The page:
The invention is directed generally to a cable spool which firmly anchors an end of a communication cable, such as an optical fiber containing cable, to itself. The cable protects the end of the optical fiber cable from damage caused by abrasion or contact with extraneous materials. The spool also holds the end of the cable in a protected but somewhat exposed orientation allowing easy access to test equipment and fixtures for electrically or optically testing the cable as it is being joined or assembled with other components.
The invention, in particular, is directed to a cable spool having a substantially cylindrical drum with a drum surface. The cable spool has connected to it a pair of drum ends with circular outer flanges for preventing a communication cable wound on the drum from escaping from the drum. An inner flange extension is formed integral with each of the outer flanges. Both of the inner flange extensions have a reduced radius with respect to the outer flanges and one of them has a serpentine or S-shaped cable channel formed therein for frictionally engaging an inner end of the cable. The serpentine cable channel holds the cable away from a periphery of the outer circular flange where it might be damaged, while making the cable available for electrical or optical testing. It may be appreciated that the present configuration provides a superior arrangement over cable spools which secure the inner end of the cable by trapping it in an aperture in an end flange. Such a cable spool might allow handling equipment, such as forklift trucks, to contact and damage the cable end. The inventive cable spool shields the innner end from such damaging contact.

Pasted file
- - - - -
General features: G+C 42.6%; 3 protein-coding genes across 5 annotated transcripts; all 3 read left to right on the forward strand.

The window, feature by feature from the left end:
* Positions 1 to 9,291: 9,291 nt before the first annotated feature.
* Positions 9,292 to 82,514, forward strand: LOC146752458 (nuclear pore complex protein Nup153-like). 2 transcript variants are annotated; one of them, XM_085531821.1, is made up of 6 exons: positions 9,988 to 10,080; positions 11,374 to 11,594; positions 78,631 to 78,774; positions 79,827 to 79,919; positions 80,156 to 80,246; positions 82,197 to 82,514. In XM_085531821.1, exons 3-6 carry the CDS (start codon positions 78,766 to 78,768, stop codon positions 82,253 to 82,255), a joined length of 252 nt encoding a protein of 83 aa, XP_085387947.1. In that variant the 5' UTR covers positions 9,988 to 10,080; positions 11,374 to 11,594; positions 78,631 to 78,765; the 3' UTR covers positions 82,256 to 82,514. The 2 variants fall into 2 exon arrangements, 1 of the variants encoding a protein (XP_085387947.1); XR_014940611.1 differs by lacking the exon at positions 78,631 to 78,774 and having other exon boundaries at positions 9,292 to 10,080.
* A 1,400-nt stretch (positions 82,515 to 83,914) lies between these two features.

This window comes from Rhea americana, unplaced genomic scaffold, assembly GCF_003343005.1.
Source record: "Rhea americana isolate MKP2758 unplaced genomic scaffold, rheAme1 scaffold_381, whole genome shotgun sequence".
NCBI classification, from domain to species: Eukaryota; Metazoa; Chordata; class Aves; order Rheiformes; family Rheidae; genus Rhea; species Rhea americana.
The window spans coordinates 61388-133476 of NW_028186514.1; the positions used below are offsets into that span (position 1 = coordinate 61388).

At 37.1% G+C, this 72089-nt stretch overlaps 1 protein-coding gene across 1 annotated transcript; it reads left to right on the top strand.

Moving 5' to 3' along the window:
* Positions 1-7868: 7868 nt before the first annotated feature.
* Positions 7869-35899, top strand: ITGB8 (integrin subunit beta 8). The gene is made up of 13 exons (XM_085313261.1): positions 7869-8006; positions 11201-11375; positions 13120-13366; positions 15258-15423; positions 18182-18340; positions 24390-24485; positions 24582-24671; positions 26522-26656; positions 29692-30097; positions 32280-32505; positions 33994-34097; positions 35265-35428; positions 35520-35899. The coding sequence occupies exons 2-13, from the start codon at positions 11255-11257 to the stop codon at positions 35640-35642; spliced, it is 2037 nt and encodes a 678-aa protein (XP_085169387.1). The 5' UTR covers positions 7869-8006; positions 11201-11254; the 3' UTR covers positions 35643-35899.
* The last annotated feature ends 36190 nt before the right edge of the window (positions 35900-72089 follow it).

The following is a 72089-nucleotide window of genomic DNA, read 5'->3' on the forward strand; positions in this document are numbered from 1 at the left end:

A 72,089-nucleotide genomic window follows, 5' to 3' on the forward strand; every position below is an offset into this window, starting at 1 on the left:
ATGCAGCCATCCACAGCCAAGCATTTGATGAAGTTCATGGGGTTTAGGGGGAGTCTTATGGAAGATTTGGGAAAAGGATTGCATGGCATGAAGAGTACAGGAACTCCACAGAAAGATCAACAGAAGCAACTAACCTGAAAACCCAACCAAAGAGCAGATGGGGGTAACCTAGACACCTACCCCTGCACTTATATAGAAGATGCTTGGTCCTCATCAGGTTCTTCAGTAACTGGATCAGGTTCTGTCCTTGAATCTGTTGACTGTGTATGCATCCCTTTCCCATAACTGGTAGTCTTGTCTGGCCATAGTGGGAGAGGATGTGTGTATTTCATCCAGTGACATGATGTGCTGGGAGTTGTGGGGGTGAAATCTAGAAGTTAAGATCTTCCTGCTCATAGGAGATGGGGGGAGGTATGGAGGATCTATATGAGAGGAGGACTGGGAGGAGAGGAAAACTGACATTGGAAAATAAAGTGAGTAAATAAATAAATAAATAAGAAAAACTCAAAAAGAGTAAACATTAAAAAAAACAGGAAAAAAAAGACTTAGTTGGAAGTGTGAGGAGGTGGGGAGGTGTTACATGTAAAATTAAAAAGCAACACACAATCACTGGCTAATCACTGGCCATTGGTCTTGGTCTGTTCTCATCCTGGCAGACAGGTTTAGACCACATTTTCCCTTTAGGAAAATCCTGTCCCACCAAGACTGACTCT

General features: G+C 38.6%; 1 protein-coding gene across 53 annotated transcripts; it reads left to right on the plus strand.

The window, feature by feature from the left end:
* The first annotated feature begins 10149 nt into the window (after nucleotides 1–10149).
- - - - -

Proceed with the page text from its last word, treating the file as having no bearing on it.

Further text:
It is a principal aspect of the present invention to provide a cable spool with an integral end storage flange for protecting an end of a communication cable.
It is another aspect of the instant invention to provide a cable spool with an integral end storage flange which secures an inner end of a cable to the flange while holding it available for electrical or optical testing.
Other aspects and uses of the present invention will become apparent to one of ordinary skill in the art upon a perusal of the specification and claims in light of the accompanying drawings.
FIG. 1 is an isometric view of a cable spool embodying various features of the present invention;
FIG. 2 is an isometric view of the cable spool of FIG. 1 having a single layer of communication cable wound thereon with an end of the cable frictionally engaged in a serpentine cable channel formed in an inner flange;